being a mom
My Five-Year-Old Son Knows What A Period Is
If thereâ€™s one thing that every parent can agree on, itâ€™s the challenges of going to the bathroom by yourself after you have kids. If theyâ€™re not babies screaming because youâ€™re leaving them alone, theyâ€™re toddlers or preschoolers barging in because they need to wash their hands, or to get a drink of water, or because their favourite toy in the whole wide world is, naturally, in the cabinet under the bathroom sink.
So Ben wasnâ€™t even two and a half when this scene, which probably repeats itself in homes all over the world daily, happened: I was in the bathroom when Ben came inâ€¦and noticed the pad I was wearing in my underwear.
A few weeks before that he had given himself a pretty decent scraped knee, so he knew what blood looked like. I could see the wheels turning; his brow furrowed. And with a trace of worry in his voice, he asked, â€œMommy, whatâ€™s that?â€
My husband and I had always said we would be open with our kids about sexuality education. We have always used the anatomically correct terms â€“ vulva, penis, testicles â€“ rather than nicknames. When I was pregnant with AliciaÂ only a few months before, we had explained that an egg from Mommy and a sperm from Daddy had combined to make the baby that was growing â€“ in Mommyâ€™s uterus, not her tummy.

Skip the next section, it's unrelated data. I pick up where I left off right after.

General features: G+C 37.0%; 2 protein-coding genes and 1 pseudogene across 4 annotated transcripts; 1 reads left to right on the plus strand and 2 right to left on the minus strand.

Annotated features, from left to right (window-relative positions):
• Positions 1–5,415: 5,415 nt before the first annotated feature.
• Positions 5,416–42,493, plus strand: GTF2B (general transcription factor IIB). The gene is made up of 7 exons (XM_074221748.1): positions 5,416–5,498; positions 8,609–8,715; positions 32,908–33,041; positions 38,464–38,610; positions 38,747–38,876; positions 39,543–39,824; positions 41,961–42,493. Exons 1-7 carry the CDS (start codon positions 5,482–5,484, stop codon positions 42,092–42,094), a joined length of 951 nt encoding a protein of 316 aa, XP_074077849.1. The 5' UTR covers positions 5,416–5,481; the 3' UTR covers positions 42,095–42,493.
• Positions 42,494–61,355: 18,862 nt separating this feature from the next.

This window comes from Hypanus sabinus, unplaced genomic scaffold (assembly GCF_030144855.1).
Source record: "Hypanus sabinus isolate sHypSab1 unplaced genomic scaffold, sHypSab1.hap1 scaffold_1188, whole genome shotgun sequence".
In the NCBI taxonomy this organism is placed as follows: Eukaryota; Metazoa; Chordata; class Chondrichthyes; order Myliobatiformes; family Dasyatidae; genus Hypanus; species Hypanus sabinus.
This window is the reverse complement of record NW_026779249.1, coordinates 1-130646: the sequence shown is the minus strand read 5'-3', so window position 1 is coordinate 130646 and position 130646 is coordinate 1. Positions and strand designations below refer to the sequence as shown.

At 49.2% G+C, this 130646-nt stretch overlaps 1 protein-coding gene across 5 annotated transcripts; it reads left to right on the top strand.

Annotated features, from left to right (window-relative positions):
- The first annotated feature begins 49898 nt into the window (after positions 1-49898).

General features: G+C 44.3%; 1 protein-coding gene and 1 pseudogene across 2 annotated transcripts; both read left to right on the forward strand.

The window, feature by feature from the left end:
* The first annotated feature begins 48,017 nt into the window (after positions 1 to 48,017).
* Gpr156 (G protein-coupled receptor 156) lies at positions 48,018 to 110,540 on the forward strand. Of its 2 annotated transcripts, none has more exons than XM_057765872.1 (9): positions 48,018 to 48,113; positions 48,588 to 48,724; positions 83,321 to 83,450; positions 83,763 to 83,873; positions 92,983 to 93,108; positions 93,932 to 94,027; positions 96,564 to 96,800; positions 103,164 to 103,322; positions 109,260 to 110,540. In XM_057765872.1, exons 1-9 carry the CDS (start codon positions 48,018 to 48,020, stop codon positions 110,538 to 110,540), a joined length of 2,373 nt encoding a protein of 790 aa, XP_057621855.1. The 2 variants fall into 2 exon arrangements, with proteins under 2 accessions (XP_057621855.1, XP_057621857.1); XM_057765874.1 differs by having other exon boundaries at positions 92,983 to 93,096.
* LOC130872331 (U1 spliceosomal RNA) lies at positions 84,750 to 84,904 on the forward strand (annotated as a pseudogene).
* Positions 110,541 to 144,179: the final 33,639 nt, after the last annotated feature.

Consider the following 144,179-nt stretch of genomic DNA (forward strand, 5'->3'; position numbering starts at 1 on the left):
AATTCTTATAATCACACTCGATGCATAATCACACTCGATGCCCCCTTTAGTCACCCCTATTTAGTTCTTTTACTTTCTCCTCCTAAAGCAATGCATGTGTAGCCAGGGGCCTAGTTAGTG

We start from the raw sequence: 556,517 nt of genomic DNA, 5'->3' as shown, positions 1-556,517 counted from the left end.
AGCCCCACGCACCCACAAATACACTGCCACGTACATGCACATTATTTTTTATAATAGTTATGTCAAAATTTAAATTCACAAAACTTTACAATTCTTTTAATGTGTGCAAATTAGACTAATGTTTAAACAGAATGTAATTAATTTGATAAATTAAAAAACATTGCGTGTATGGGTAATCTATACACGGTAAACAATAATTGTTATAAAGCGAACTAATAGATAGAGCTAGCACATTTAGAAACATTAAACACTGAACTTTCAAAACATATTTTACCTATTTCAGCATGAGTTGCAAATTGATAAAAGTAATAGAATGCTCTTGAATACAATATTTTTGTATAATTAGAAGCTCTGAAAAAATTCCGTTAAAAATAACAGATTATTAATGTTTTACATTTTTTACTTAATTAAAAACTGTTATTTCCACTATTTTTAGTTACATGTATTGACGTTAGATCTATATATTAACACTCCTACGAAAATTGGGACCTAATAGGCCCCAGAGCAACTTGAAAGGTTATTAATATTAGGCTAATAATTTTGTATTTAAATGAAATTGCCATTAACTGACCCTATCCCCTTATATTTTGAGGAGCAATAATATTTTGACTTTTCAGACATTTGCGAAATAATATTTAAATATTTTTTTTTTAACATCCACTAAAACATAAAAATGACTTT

But when I imagined the first really awkward question weâ€™d have to answer, Iâ€™d sort of imagined it would be, â€œHow did the sperm get to the egg?â€ or â€œWhy does my penis get hard sometimes?â€ and not â€œWhy is there a bloody something-or-other in your underwear, Mommy?â€
So there I am with my pants around my ankles and a choice staring me in the face. But while I was somewhat uncomfortable with having this discussion quite so soon, the choice was easy for me.
â€œItâ€™s a pad. Iâ€™m having my period.â€